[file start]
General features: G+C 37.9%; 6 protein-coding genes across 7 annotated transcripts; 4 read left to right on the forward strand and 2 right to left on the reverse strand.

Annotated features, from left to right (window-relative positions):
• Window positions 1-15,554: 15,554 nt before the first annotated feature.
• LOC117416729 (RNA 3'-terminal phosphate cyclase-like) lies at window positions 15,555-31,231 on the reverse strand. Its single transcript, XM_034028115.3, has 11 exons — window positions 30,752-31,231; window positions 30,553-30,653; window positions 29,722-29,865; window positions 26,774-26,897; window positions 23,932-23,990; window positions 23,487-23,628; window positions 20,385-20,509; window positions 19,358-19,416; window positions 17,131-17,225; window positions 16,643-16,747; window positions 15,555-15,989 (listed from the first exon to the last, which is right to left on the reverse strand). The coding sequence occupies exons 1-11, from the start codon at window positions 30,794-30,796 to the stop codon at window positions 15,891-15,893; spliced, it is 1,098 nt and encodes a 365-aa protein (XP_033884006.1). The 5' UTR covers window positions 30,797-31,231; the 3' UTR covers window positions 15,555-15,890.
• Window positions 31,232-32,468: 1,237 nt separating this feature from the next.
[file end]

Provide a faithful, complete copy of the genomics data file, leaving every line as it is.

General features: G+C 37.9%; 6 protein-coding genes across 7 annotated transcripts; 4 read left to right on the forward strand and 2 right to left on the reverse strand.

Annotated features, from left to right (window-relative positions):
• Window positions 1-15,554: 15,554 nt before the first annotated feature.
• LOC117416729 (RNA 3'-terminal phosphate cyclase-like) lies at window positions 15,555-31,231 on the reverse strand. Its single transcript, XM_034028115.3, has 11 exons — window positions 30,752-31,231; window positions 30,553-30,653; window positions 29,722-29,865; window positions 26,774-26,897; window positions 23,932-23,990; window positions 23,487-23,628; window positions 20,385-20,509; window positions 19,358-19,416; window positions 17,131-17,225; window positions 16,643-16,747; window positions 15,555-15,989 (listed from the first exon to the last, which is right to left on the reverse strand). The coding sequence occupies exons 1-11, from the start codon at window positions 30,794-30,796 to the stop codon at window positions 15,891-15,893; spliced, it is 1,098 nt and encodes a 365-aa protein (XP_033884006.1). The 5' UTR covers window positions 30,797-31,231; the 3' UTR covers window positions 15,555-15,890.
• Window positions 31,232-32,468: 1,237 nt separating this feature from the next.